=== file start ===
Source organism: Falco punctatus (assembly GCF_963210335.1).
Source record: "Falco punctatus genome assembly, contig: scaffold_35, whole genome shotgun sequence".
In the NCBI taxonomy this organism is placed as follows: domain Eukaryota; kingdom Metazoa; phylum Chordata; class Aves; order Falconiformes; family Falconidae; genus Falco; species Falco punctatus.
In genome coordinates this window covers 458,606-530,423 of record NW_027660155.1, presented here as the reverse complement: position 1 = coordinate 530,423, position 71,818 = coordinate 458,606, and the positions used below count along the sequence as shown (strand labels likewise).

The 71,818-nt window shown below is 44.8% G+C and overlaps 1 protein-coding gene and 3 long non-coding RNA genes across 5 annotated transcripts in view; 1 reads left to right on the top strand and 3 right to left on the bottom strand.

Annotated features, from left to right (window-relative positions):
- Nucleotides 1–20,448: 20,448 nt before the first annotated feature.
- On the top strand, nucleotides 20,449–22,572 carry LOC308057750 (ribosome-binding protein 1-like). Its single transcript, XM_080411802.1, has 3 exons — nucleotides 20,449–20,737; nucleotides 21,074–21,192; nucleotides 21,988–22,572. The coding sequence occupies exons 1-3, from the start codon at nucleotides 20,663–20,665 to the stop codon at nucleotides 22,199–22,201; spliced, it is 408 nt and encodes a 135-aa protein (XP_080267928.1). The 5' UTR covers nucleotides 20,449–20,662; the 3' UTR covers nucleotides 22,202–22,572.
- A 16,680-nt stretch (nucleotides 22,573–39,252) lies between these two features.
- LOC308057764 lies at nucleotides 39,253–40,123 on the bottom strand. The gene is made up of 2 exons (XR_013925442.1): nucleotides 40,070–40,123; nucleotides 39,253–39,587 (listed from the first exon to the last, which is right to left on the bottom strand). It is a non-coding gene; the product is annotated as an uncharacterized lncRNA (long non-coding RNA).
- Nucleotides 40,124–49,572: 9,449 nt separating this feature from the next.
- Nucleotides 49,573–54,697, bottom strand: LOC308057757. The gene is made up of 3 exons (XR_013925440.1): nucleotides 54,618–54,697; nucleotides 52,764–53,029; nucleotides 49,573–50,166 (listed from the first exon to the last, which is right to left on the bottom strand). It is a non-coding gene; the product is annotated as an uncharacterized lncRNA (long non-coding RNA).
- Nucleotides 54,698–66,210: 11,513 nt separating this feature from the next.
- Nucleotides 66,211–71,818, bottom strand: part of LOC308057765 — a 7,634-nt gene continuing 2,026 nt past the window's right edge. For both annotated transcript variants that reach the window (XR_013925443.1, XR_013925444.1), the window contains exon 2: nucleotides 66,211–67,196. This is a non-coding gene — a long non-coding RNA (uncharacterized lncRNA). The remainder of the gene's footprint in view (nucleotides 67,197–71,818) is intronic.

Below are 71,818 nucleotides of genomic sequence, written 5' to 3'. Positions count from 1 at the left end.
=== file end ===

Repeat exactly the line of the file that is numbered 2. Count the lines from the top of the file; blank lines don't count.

Source record: "Falco punctatus genome assembly, contig: scaffold_35, whole genome shotgun sequence".